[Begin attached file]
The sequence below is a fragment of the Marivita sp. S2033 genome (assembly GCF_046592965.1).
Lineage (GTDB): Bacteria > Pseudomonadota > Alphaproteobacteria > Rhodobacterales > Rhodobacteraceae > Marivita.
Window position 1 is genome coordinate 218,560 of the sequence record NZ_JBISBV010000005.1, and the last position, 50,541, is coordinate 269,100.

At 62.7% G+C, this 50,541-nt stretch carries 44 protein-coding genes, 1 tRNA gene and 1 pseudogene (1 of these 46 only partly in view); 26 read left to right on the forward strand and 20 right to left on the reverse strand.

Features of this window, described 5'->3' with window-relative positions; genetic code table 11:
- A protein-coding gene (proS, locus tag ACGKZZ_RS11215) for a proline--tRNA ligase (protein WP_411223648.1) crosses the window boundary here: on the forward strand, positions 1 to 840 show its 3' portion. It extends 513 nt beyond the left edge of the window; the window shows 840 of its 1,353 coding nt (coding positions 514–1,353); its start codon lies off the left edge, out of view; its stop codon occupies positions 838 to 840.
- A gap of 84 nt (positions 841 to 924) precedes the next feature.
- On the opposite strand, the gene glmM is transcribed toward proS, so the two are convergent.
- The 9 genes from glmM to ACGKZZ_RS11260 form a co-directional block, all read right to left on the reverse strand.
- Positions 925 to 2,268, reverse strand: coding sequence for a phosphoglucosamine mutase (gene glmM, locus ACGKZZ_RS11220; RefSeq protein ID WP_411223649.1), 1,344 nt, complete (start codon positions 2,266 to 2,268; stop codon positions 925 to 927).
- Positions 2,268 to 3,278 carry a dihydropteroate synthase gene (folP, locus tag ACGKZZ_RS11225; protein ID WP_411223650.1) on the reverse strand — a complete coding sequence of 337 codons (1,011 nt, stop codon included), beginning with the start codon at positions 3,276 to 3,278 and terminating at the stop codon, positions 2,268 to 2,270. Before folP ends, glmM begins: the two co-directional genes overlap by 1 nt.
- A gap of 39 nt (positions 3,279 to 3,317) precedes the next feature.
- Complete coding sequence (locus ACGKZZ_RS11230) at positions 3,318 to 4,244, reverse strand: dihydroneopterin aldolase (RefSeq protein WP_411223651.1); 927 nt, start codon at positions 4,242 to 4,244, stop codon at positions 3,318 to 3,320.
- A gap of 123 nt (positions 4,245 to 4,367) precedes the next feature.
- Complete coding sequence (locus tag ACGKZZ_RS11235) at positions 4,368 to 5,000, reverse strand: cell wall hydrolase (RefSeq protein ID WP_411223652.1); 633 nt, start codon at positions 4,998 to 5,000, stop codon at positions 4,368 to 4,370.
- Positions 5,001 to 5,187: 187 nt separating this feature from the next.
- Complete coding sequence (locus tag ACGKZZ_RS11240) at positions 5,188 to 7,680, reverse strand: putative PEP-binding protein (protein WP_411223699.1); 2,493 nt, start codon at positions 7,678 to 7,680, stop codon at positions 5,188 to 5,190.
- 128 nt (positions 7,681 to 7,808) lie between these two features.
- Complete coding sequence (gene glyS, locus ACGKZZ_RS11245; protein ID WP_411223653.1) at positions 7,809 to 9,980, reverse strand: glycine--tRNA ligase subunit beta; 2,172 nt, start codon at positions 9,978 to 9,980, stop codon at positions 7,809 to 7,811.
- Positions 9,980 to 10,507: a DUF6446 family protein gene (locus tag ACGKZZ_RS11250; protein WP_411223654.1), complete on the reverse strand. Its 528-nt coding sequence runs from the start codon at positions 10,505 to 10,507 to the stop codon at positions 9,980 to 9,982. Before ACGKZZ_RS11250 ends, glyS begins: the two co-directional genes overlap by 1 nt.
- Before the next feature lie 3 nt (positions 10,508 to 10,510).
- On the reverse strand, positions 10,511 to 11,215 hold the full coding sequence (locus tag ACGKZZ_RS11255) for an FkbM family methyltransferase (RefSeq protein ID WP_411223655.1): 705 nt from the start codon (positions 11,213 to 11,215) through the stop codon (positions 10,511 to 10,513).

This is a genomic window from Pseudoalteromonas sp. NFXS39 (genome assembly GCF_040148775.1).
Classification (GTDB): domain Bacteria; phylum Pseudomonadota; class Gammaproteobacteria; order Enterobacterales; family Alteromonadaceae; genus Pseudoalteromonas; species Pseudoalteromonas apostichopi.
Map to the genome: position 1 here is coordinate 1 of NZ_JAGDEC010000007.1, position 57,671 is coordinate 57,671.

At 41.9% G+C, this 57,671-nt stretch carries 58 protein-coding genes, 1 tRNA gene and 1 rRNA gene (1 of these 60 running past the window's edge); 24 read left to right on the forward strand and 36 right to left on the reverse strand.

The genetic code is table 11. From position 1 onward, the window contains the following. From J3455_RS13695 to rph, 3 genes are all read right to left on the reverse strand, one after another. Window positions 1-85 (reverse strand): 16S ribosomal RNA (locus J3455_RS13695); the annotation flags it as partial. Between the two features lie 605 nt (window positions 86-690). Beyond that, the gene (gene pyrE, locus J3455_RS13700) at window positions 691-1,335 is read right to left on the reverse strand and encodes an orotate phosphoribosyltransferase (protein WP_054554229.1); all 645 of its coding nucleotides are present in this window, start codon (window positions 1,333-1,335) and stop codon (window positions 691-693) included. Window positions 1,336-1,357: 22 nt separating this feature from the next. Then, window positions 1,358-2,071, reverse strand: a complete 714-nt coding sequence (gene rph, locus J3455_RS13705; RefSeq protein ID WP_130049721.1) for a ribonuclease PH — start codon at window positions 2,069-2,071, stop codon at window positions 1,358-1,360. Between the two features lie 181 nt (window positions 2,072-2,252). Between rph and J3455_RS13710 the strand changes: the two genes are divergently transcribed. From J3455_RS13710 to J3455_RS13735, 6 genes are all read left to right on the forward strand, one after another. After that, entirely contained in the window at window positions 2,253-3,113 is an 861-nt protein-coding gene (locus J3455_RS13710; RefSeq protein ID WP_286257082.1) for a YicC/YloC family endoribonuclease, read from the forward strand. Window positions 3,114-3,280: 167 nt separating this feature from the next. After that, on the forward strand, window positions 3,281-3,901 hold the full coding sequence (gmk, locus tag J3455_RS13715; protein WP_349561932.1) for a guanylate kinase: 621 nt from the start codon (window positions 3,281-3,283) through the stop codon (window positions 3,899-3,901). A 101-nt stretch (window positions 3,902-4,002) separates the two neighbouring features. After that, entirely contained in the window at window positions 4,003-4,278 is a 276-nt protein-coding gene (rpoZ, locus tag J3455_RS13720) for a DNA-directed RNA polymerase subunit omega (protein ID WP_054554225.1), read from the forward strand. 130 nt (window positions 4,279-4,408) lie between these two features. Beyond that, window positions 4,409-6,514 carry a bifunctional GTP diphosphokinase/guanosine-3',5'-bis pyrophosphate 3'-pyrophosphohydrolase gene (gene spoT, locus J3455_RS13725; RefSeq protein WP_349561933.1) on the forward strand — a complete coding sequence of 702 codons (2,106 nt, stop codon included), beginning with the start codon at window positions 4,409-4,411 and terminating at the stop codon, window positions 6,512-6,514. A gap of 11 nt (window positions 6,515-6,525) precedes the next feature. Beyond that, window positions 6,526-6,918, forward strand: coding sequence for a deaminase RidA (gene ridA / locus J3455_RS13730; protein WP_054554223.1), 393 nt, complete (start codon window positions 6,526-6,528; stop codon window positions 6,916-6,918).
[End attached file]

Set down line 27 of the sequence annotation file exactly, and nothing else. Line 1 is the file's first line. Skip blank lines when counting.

The genetic code is table 11. From position 1 onward, the window contains the following. From J3455_RS13695 to rph, 3 genes are all read right to left on the reverse strand, one after another. Window positions 1-85 (reverse strand): 16S ribosomal RNA (locus J3455_RS13695); the annotation flags it as partial. Between the two features lie 605 nt (window positions 86-690). Beyond that, the gene (gene pyrE, locus J3455_RS13700) at window positions 691-1,335 is read right to left on the reverse strand and encodes an orotate phosphoribosyltransferase (protein WP_054554229.1); all 645 of its coding nucleotides are present in this window, start codon (window positions 1,333-1,335) and stop codon (window positions 691-693) included. Window positions 1,336-1,357: 22 nt separating this feature from the next. Then, window positions 1,358-2,071, reverse strand: a complete 714-nt coding sequence (gene rph, locus J3455_RS13705; RefSeq protein ID WP_130049721.1) for a ribonuclease PH — start codon at window positions 2,069-2,071, stop codon at window positions 1,358-1,360. Between the two features lie 181 nt (window positions 2,072-2,252). Between rph and J3455_RS13710 the strand changes: the two genes are divergently transcribed. From J3455_RS13710 to J3455_RS13735, 6 genes are all read left to right on the forward strand, one after another. After that, entirely contained in the window at window positions 2,253-3,113 is an 861-nt protein-coding gene (locus J3455_RS13710; RefSeq protein ID WP_286257082.1) for a YicC/YloC family endoribonuclease, read from the forward strand. Window positions 3,114-3,280: 167 nt separating this feature from the next. After that, on the forward strand, window positions 3,281-3,901 hold the full coding sequence (gmk, locus tag J3455_RS13715; protein WP_349561932.1) for a guanylate kinase: 621 nt from the start codon (window positions 3,281-3,283) through the stop codon (window positions 3,899-3,901). A 101-nt stretch (window positions 3,902-4,002) separates the two neighbouring features. After that, entirely contained in the window at window positions 4,003-4,278 is a 276-nt protein-coding gene (rpoZ, locus tag J3455_RS13720) for a DNA-directed RNA polymerase subunit omega (protein ID WP_054554225.1), read from the forward strand. 130 nt (window positions 4,279-4,408) lie between these two features. Beyond that, window positions 4,409-6,514 carry a bifunctional GTP diphosphokinase/guanosine-3',5'-bis pyrophosphate 3'-pyrophosphohydrolase gene (gene spoT, locus J3455_RS13725; RefSeq protein WP_349561933.1) on the forward strand — a complete coding sequence of 702 codons (2,106 nt, stop codon included), beginning with the start codon at window positions 4,409-4,411 and terminating at the stop codon, window positions 6,512-6,514. A gap of 11 nt (window positions 6,515-6,525) precedes the next feature. Beyond that, window positions 6,526-6,918, forward strand: coding sequence for a deaminase RidA (gene ridA / locus J3455_RS13730; protein WP_054554223.1), 393 nt, complete (start codon window positions 6,526-6,528; stop codon window positions 6,916-6,918).